Over the next few days Wichitr followed the King wherever he went, taking candid images, atmospheric snapshots and close-up stills of some of the most personal experiences of the King and Queen. On the third day King Bhumibol visited the White House and exchanged gifts with President Eisenhower in the Oval Office. A small handful of journalists were invited to sit in a roped-off area of the room so that the moment could be documented. Wichitr found himself sitting next to a fellow countryman, Chaiyong Chaowalit, a journalist working in America. In typical Thai style, the duo spent most of the meeting snapping photos and whispering gossip to one another, something that still frustrates and confounds people when faced with a nosey of Thai journalists today. As the King finished his visit and headed to the door, passing the two twittering journalists, he looked directly at Wichitr and muttered three words in Thai “อย่าคุยกัน” or “stop talking”. These were the only words the King exchanged with Wichitr during his entire trip, and yet despite them being words of warning, Wichitr still boasts proudly that the King once spoke to him…failing to elaborate that it was more scold than speak!
After Washington DC came New York. A new motorcade parade, a new set of faces looking on in awe, and ticker-tape falling from the skies. During a visit to the top of the Empire State Building with President Eisenhower, Wichitr found himself the only photographer present. Wichitr stood sheepishly, recently chastised, as the King and the President gazed out over the city; talking, laughing and being human. Out of respect, he only managed a few holiday style snapshots before descending to ground level.
Over the next week he followed the royal couple, taking photos from angles, and during moments unrecorded by any other photographer. He took photos of the King at the Tomb of the Unknowns, the Abraham Lincoln Statue, The Statue of Liberty, and Niagara Falls, travelling across America on what was to be a trip of a lifetime. Each day, stills were sent back to Chiang Mai via Air Mail with the latest update on the royal couple’s US visit from proud editor Wichitr.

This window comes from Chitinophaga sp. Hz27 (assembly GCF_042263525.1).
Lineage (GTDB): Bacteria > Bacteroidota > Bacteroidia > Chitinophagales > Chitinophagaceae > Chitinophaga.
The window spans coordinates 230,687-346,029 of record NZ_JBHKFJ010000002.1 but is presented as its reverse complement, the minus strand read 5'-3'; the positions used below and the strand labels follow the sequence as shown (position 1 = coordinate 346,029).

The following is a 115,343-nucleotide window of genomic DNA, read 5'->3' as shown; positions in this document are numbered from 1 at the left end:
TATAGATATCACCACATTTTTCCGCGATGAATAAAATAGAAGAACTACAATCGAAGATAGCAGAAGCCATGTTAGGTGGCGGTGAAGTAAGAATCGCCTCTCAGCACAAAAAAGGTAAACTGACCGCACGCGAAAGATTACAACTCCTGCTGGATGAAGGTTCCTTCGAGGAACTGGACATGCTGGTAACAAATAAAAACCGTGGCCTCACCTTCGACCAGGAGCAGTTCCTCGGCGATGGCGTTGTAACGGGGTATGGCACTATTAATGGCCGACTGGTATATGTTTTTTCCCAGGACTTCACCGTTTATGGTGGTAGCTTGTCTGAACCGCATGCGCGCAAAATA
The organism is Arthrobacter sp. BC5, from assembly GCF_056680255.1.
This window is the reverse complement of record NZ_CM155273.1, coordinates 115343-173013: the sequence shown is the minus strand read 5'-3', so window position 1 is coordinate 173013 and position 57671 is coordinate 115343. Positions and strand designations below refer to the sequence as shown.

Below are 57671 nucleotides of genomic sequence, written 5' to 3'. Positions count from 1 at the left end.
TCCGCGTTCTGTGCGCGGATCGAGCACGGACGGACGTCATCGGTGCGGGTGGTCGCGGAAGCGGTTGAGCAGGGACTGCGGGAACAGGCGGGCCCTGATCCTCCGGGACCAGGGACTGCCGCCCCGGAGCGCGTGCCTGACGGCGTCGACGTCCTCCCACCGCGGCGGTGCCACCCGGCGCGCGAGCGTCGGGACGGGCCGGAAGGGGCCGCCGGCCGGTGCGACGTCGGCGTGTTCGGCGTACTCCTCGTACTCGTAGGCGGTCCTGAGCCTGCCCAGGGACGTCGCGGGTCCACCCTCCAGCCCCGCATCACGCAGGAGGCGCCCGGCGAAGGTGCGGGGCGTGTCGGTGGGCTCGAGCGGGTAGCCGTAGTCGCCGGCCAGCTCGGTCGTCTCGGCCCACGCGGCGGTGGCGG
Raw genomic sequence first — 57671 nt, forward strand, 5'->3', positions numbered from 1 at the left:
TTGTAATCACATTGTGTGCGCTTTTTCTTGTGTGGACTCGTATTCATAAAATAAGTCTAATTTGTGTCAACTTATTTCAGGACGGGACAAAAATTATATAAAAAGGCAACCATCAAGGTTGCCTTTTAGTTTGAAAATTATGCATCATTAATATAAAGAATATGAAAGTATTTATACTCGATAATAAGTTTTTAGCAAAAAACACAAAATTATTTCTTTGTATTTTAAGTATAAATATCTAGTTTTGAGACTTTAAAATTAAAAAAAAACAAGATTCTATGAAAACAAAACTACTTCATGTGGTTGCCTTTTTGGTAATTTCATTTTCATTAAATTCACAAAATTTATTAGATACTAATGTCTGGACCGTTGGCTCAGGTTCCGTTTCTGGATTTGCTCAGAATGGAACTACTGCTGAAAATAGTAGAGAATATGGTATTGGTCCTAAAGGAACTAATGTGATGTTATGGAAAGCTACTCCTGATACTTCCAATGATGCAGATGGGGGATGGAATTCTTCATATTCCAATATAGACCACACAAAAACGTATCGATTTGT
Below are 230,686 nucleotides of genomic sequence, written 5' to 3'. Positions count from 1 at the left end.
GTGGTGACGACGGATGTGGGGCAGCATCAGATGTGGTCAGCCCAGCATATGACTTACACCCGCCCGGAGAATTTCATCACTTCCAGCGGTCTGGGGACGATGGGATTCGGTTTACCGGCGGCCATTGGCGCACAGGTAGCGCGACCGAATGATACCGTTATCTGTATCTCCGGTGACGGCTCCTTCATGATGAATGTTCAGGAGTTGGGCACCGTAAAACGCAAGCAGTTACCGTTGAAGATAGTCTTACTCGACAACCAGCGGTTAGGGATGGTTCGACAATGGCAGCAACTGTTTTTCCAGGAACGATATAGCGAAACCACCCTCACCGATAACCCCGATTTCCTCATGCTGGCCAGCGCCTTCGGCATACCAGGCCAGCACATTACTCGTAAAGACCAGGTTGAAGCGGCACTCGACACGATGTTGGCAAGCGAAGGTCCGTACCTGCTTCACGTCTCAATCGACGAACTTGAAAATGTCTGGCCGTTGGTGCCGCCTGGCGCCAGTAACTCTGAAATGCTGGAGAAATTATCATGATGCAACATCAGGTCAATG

Another highlight of the trip was when the King visited the very hospital he was born in — The Mount Auburn Hospital in Cambridge, Massachusetts. Retired doctor W.S. Whittermore told stories to the small crowd present of the King’s birth, and reminisced about naming him simply ‘Songkla Baby’, until a royal title was given. The King listened to the doctor and nurses who brought him into this world, smiling and laughing along with the rest of the crowd. He then presented Dr. Whittermore with a golden plate with a message inscribed on in reading ‘To Doctor Whittermore, my first friend in the world’.
Emotion was running high, nurses were tearing up and the King momentarily let himself go, laughing and chatting with nurses and doctors as if he was catching up with long lost friends. One of Wichitr’s favourite pictures depicts the King laughing with four nurses, momentarily oblivious to Wichitr’s whirring and snapping.
Two weeks later the royal visit was over. With rolls of film filling his backpack, Wichitr wrote his final editorial and posted it back to Thailand along with a still from his final roll of film. Sitting in his hotel he flicked through the developed photos and contemplated this monumental opportunity — from local Chiang Mai newspaper editor to Royal photographer in just two ticks of an American official’s pen.
After stopping by London, Copenhagen and a few other European cities where Wichitr blew off some steam and celebrated his once-in-a-lifetime experience, he finally made it home three months later, his wife eagerly waiting for him at Chiang Mai Airport as he touched down in late July.
Wichitr’s story was lost in time, his photos collecting dust in storage boxes, unseen for generations. When Citylife visited him last month, he was sitting outside his one-room wooden house in the outskirts of Mae Wang, sipping a cup of water, waiting for somebody to pay him a visit — he has no email or phone, the only way we could find him was to simply turn up.
Flicking through his photo albums, he smiled at every snapshot, and shared the story behind each one. Taken fifty six years ago, the films and images were in surprisingly good condition. “This is my masterpiece,” he told us as he flicked through the final pages of the last photo album. “I never really shared it with anyone and I never kept a copy of Kon Muang with my stories either,” he sighed with regret. “It doesn’t matter though, these are the photos that made my life complete. He was my second father. May he rest in peace.” Wichitr then reached for a small cotton bag containing the cameras he used in America, both still in perfect condition. As he turns one around and shows us the model number he notices a glimmer of yellow from the small film casing window. “I must have forgotten to develop this one, it’s still in the camera,” he giggles. Rummaging deep in the bag he pulls out another three rolls of undeveloped films, “I forgot to develop these too it seems!”